how to increase credit card limit

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How to Get a Credit Limit Increase on a Credit Card

Credit limit increases are beneficial to you in more ways than one. Not only do you have more available credit to work with, but raises in your credit limit can also improve your credit score by lowering your credit utilization ratio. Follow these steps to get a credit limit increase.

EditPart One of Three:
Demonstrating reliability

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    Pay your bill on time for at least 6 months. Of course, you should always pay your credit card bills on time, as late payments could result in credit limit (and credit score) decreases. Six months is simply the minimum amount of time you will have to make timely payments on your account before creditors will even consider raising your credit card limit.

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    Lower your credit utilization.Your credit utilization is pretty much how much money you have on your credit card compared to your overall limit. For example, if you have $4,900 worth of debt on a card that has a $5,000 limit, your credit utilization is extremely high. If, on the other hand, you have $300 worth of debt on a card that has a limit of $5,000, your credit utilization isextremely low. A low credit utilization is what you want.

    • If you have multiple credit cards, don’t be hesitant to move debt from one card to another in order to massage your credit utilization. If one card has a higher limit, for example, move debt onto that card and off the card with the lower limit. Do this so that both credit utilization ratios more or less balance out.
    • Shoot for a credit utilization rate (debt to limit ratio) of about 10%. A 10% credit utilization rate is ideal, however, so if you happen to have a rate of 20%, or even 30%, that’s okay. Your credit utilization is 30% of your credit score, which itself is a factor in getting a limit increase.[1]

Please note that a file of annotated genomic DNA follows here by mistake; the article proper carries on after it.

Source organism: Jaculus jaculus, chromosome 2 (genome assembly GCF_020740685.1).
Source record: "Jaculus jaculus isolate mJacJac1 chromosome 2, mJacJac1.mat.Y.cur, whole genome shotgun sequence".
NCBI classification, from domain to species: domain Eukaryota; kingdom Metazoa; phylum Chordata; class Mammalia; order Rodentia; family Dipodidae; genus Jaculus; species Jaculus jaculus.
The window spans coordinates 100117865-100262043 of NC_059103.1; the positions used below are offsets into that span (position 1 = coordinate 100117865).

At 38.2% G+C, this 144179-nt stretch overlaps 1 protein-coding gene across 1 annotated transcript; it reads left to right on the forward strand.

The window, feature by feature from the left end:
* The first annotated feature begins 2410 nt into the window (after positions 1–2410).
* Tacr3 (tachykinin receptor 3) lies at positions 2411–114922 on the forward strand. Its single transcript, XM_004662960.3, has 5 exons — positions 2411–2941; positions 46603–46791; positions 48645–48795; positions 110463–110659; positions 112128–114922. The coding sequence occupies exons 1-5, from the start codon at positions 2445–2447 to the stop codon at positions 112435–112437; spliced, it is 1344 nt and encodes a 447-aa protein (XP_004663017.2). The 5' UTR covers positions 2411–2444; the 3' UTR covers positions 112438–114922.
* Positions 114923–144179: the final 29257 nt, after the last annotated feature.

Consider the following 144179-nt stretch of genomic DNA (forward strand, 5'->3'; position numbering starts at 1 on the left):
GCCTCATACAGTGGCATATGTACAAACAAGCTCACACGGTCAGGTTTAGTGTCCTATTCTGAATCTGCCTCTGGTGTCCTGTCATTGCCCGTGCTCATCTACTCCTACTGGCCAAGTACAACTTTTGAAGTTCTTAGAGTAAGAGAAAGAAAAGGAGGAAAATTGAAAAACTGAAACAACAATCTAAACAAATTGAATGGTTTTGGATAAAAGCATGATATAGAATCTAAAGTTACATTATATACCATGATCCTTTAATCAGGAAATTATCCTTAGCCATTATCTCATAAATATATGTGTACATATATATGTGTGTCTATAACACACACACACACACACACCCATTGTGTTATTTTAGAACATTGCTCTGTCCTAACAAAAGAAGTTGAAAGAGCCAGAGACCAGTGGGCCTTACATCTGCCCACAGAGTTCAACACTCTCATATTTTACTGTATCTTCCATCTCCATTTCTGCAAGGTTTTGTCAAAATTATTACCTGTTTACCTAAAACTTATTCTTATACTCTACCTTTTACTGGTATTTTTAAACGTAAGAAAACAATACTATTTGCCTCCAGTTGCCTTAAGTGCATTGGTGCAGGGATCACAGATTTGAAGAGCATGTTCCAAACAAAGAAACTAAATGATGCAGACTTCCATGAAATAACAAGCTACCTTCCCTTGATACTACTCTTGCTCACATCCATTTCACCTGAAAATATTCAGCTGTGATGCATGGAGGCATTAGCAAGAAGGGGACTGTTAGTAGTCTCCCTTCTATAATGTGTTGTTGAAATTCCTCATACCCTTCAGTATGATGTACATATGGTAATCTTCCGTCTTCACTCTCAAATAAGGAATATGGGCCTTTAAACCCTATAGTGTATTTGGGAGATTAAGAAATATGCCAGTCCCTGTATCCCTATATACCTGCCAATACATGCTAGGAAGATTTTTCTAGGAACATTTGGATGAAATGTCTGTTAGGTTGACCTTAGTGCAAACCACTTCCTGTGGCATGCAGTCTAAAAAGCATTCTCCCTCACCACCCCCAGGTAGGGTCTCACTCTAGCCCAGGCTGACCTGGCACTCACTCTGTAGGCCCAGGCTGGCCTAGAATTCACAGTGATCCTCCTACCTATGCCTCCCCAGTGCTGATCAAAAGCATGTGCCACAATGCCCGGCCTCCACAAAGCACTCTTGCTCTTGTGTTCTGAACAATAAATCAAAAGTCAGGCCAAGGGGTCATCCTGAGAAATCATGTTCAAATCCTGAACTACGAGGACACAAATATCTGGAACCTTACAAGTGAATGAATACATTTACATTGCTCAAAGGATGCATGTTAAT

EditPart Two of Three:
Choosing which card to increase

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    Figure out which credit card you’ll ask for a limit increase on.Why, aside from the obvious reason? Asking some credit card companies for a limit increase can cause the credit issuer to check your credit score, known in the business as a “hard pull.”[2] A hard pull can cause your credit score to go down, only about five or 10 points. If your credit score is teetering on the edge of solvency, however, those 10 points can be very significant.

EditPart Three of Three:
Making an application

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    Gather supporting documentation. In some cases, it may be necessary to prove that you are worthy of a credit limit increase, even if you have paid your bill on time for 6 or more months. You can just ask for an increase in your credit line and hope for a favorable response, or you may want to better your chances by compiling information that supports your ability to commit to higher credit card payments before you implore about changes in your credit card limit.

    • Income. If your employment situation has improved and you are now making more money and/or working more hours, provide check stubs or tax returns.
    • Change of occupation. It is also useful to know that different occupations carry different credit risks, and that a change in occupation, even without a raise, may improve your ranking with creditors and qualify you for credit limit increases.
    • Debt. Perhaps you’ve paid off a car or other credit accounts and your debt to income ratio is now lower. In this case, you may be able to provide proof of your closed accounts in order to receive a credit card limit increase.